Opinion: Amazon's Android move is significant because app stores now matter more than devices
We're consumers not hardware owners
Two of them make most of their money selling physical objects, while one sells online advertising.
Only Amazon is a proper marketplace; agnostic in terms of what it sells but caring about volume, presentation and its customers' trust.
That's the main reason the company's decision to dip its toes into the swirling app store waters, specifically a store based on Google's Android operating system is such big news.
Opening the doors
As everyone knows - and despite Google's recent expansion of paid support for its default marketplace - Android Market is designed to be the Emmental of app stores.
A bit cheesy and with plenty of holes in it, it's less a store and more a framework for OEMs, operators and whoever else to brand up and plug into their existing billing, promotion and delivery infrastructure.
And with 114 million credit or debit cards connected to its online store, Amazon certainly has the power to supercharge its version of Android Market.
Indeed, ignoring the rumours about a colour Kindle or exactly what sort of Android device its app store would plug into, it's Amazon's huge reach when it comes to online retailing that makes its app store a no brainer.
For, as is becoming abundantly clear, what's required for a successful app store is trust between consumers and the retailer, including a decent billing mechanism, not to mention some level of content curation, and the ability to encourage one off sales to become regular purchases.
No company does these things better than Amazon, and it does them so well, the trust people have buying stuff from Amazon means they are also likely to buy Amazon branded devices to buy stuff through.
The bottomline then is, if as looks likely, Amazon takes a strong stance on what content is on its store, and how it's presented, its Android store could easily become the open platform's defacto standard.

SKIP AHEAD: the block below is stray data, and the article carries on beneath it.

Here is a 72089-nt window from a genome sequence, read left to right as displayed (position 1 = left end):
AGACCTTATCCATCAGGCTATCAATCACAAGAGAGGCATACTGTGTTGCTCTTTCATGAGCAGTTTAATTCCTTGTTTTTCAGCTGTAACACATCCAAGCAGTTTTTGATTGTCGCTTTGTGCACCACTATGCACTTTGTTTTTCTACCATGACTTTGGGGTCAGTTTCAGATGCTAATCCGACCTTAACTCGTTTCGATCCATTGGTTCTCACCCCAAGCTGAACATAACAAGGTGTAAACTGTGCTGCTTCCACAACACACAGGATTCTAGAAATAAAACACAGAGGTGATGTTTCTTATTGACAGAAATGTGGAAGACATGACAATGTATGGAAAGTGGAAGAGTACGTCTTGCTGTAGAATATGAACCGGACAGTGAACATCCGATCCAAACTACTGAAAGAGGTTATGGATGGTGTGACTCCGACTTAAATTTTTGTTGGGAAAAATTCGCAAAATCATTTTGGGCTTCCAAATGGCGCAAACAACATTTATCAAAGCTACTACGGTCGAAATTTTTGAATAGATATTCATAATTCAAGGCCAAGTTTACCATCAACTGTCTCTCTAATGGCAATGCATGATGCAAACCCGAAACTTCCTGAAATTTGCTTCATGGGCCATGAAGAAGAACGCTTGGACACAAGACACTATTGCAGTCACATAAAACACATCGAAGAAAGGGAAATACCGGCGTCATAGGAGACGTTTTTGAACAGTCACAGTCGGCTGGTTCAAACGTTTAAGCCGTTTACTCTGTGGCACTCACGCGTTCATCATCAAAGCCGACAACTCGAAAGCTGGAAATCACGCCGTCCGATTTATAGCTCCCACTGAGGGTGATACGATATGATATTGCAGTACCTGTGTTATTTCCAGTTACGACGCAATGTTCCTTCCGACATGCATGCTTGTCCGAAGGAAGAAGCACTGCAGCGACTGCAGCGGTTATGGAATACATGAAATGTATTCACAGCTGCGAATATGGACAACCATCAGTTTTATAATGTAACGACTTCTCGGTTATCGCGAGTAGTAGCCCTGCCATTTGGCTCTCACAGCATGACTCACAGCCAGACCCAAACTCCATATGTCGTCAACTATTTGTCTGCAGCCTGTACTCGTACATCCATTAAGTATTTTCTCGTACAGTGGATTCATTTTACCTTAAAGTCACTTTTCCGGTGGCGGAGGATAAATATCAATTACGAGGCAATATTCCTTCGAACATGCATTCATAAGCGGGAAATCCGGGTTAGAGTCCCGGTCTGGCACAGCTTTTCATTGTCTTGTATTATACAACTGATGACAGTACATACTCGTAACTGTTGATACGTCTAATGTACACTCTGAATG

New device inbound?
In this context, even if Amazon's first step was an Android powered Kindle, it would make sense. It seems very unlikely that this is the path Amazon would take however.
Its Kindle strategy is already going great guns and doesn't need a dedicated Android app store.
The current Kindle store is perfect at delivering e-books onto a wide range of mobile devices including iPhone and Android, while the dedicated Kindle devices themselves are elegant and perfectly designed for their task, which is reading e-books.
No. The real significant aspect of its device strategy will be just how deep Amazon decides to dig into the tablet market, as well as future proofing itself in terms being able to sell into TVs and other emerging markets.
Water, not cups
For, unlike the phone and the PC OEMs, with Kindle, Amazon has proven its ability to come up with bespoke consumer electronic it can subside not with cellular connections, but with the long tail recommendation knowledge, as well as traditional sales via its website and dedicated stores.
And if it doesn't come up with Apple quality devices, that doesn't matter either.
Just as Macs were never more than a blip in the overall PC market, in this brave new world, the quality of the app store will matter much more than what you're playing on.
After all, the thirsty man cares more about the water he gulps than the cup he drinks out of.